Google is pretty serious about making cars, or at least getting deeply involved in the automotive industry. The tech giant is now making its self-driving cars division a separate business unit under corporate parent Alphabet Inc.
As of right now, the plan is to use fleets of self-driving cars in strategic cities, starting with the United States and then branching out to international markets. People would be able to order rides, presumably through an app or a web browser, specifying the starting point and destination as well as a pickup time.
According to a report from Bloomberg, someone on the inside says the service would likely start in Austin and San Francisco, where the autonomous cars have already been tested extensively. Supposedly it would start out in defined and well-controlled areas like military bases and college campuses before being unleashed on the whole cities.
This plan would pit Google against Uber, with Tesla Motors also supposedly weighing if it will deploy a similar service.
Just as interesting is another recent report from Automotive News that Google is exploring a partnership with Ford. Details are sketchy, but it sounds like the Blue Oval could be manufacturing cars for the tech company. If so, that’s a wise move on Google’s part.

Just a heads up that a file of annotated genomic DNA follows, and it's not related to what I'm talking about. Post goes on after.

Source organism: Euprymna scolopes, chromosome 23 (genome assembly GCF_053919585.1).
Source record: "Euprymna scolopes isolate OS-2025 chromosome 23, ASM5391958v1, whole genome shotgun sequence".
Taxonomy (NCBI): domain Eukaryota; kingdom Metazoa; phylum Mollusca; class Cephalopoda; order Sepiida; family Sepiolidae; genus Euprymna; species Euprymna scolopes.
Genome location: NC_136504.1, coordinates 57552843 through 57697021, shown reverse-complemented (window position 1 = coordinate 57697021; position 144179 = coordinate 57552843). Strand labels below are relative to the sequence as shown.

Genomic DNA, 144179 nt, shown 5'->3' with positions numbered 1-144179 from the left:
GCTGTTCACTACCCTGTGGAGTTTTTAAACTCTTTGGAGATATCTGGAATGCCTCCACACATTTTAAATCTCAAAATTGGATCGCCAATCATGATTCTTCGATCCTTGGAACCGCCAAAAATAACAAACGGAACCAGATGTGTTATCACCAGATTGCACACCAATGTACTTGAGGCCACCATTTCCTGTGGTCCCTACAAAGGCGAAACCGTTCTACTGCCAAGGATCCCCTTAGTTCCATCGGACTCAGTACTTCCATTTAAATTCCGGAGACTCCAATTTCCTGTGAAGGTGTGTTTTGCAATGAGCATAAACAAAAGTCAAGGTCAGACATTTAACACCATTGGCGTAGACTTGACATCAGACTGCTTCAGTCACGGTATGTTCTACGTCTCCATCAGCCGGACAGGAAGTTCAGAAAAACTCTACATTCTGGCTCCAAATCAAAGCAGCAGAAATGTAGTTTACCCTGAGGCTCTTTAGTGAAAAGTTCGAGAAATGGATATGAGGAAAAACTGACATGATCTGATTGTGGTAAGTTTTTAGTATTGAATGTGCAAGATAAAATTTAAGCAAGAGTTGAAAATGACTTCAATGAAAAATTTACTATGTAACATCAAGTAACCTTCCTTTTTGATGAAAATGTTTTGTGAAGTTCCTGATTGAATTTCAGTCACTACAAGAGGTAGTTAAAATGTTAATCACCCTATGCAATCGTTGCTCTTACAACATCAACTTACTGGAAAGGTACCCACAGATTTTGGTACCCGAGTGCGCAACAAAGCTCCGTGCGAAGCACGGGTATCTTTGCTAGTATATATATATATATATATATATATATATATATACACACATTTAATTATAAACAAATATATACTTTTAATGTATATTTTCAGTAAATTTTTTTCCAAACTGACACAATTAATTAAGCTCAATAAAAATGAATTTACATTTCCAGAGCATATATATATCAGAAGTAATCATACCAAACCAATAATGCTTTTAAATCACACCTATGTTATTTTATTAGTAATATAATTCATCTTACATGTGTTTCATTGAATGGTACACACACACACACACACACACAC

Speculation is that the resulting Google vehicle wouldn’t just be a rebadged Ford (in other words it would be nothing like a Lincoln). Instead, the purpose-built car would have specifications from Google, combined with the manufacturing expertise of Ford. And it wouldn’t have an appearance that strangely resembles a cartoon koala.
As Automotive News points out, there are reasons to believe that Ford and Google are working together. Alan Mulally is now on Google’s board, the current Ford CEO has stated in the past he’s interested in working with tech companies, and the so-called Google “bubble car” was made by Roush, which has close ties to the Blue Oval.
This rumored deal would also benefit Ford, which has been working hard to create autonomous drive units of its own. By joining forces with Google, it could accelerate its quest to have commercially-ready level 4 self-driving cars on the road relatively soon.